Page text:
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We’ve all seen enough cop thrillers on television to know what happens at a fresh murder scene.



We’ve all seen enough cop thrillers on television to know what happens at a fresh murder scene.

Two detectives in rumpled suits stoically brush past the neighbors crowded behind the police tape boundary in the yard. An ambulance pulls up to the curb. Inside, a forensic photographer snaps pictures of the departed before being sent out for coffee by one of the detectives. Ideally, the murderer will be behind bars in about 57 minutes.

What most people never consider is the aftermath, the reality of making a space livable again after it has been the scene of a grisly death. After the police tape is taken down, the body has been removed, the detectives have gathered their evidence and the final credits have rolled, somebody still has to live in that house —somebody has to clean up after the terrible thing that just happened there.

“We specialize in everything from murder and undiscovered deaths to hoarding and clutter cleanup,” said Justin Douillard of Bio-One Oklahoma, the biohazard cleanup company he started last year. “We also have experience with suicides and decompositions. Today, I did a decomposition cleanup in an apartment. I got a call from the apartment manager Friday saying that a resident had passed away a few days ago.”

It’s definitely a niche market, and one Douillard had never considered before one fateful day last year.


“It’s actually a fairly easy story,” he said of his decision to leave a “stable and lucrative” career to start a strange new company. “When it comes down to it, I started doing this because I read about it in Entrepreneur Magazine. I was reading the Top 200 Franchises for 2014 edition, and biohazard cleanup was on the list. It really interested me because it’s obviously not your standard type of business.”

Bloody job

Since then, the 44-year-old Tahlequah native has seen a little bit of everything. He has cleaned mold infestations and suicides, hoarding cases and fatal accidents, elderly people who died in their sleep and murders so gruesome it made him question the nature of humanity itself.

“We had a job where we cleaned up after a fight between two men,” said Douillard. “One of the men had cut a main artery, and he bled out and passed away. But before he died, he struggled throughout the entire home. He went from the bathroom to the bedroom, from the bedroom to the living room [and] out onto the front porch. It really did look like a Hollywood horror movie. It looked like somebody had sprayed the walls with blood with a garden sprayer. There were bloody handprints all over the walls where he had struggled.”

Along with the blood were breathing packs and IV packages on the floor from where the paramedics fought to save the man’s life.

“You’re standing there realizing that he didn’t come back. Nobody comes back from stuff like this,” Douillard said. “I remember thinking how sad it is, what the world is coming to. When you see the real scene behind the crime and you see bloody handprints on the wall from a man trying to stay alive, it can really hit you hard.”

He said it might be those realizations that make him good at his job. It’s the human beings left in the wake of crimes that he tries to be especially sensitive to while he’s working. After all, becoming a biohazard remediation specialist is, at the end of the day, simply about acquiring the special licenses and certifications required by the state and taking out a few ads. But becoming a good one? That, according to Douillard, is something altogether different.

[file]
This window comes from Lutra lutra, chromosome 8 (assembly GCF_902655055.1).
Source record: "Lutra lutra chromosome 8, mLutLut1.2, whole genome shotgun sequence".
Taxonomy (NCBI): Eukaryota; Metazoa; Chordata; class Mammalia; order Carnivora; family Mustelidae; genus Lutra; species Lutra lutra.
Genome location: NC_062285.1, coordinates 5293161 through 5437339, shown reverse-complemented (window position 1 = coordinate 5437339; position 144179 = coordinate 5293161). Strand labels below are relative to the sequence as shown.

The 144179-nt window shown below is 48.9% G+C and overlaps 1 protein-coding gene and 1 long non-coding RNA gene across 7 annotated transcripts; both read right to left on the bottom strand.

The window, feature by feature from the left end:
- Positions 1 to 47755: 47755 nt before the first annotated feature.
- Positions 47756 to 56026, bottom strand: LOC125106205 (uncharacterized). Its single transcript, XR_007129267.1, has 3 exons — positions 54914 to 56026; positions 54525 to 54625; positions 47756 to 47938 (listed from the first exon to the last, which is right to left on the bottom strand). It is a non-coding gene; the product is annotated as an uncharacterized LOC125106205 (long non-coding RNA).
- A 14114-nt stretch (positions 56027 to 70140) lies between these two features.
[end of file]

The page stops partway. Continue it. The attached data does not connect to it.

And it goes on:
“I do think you can train somebody to do this job,” he said, “but I also think it takes a certain kind of person to do this job well. You have to deal with a lot of awful situations, and you have to show compassion. You have to be aware of some of the heartache that people are going through while you’re there to do a job.”

The unknown

When Douillard’s phone rings, he doesn’t know what the scene will entail, whether there is blood present from a cut finger or because someone lost a husband. It could be anything, and Douillard has to be aware of that every time he answers.

“These are people who have a stranger in their house eight hours after losing a loved one. It takes a special kind of person to be able to handle that,” he said.

He also said that the physical, reactionary elements of the job take some getting used to. He is in a biohazard suit anywhere from four to eight hours at a time. He witnesses massive amounts of blood and other elements that take some getting used to.

“There are times when you can smell the scene 100 feet before you get to the door,” he said. “There are definitely some elements that you have to adjust to.”

Despite some of the more gruesome aspects, Douillard said working with clients is his favorite part, one that more than makes up for the grit and grime of the rest of his day. He realizes that the people who call him aren’t characters in a cop show. Their scenes don’t end when the police tape comes down. They need help to move on. Douillard relishes providing that help.

“At the end of the day, nobody likes to clean up blood. But I do love seeing the gratitude I get from people who’ve just gone through a horrible situation,” Douillard said. “I take care of the things nobody else can and nobody else wants to.”

Print headline: Scene changer, Running a biohazard cleanup company has its perks and its fair share of blood and guts.

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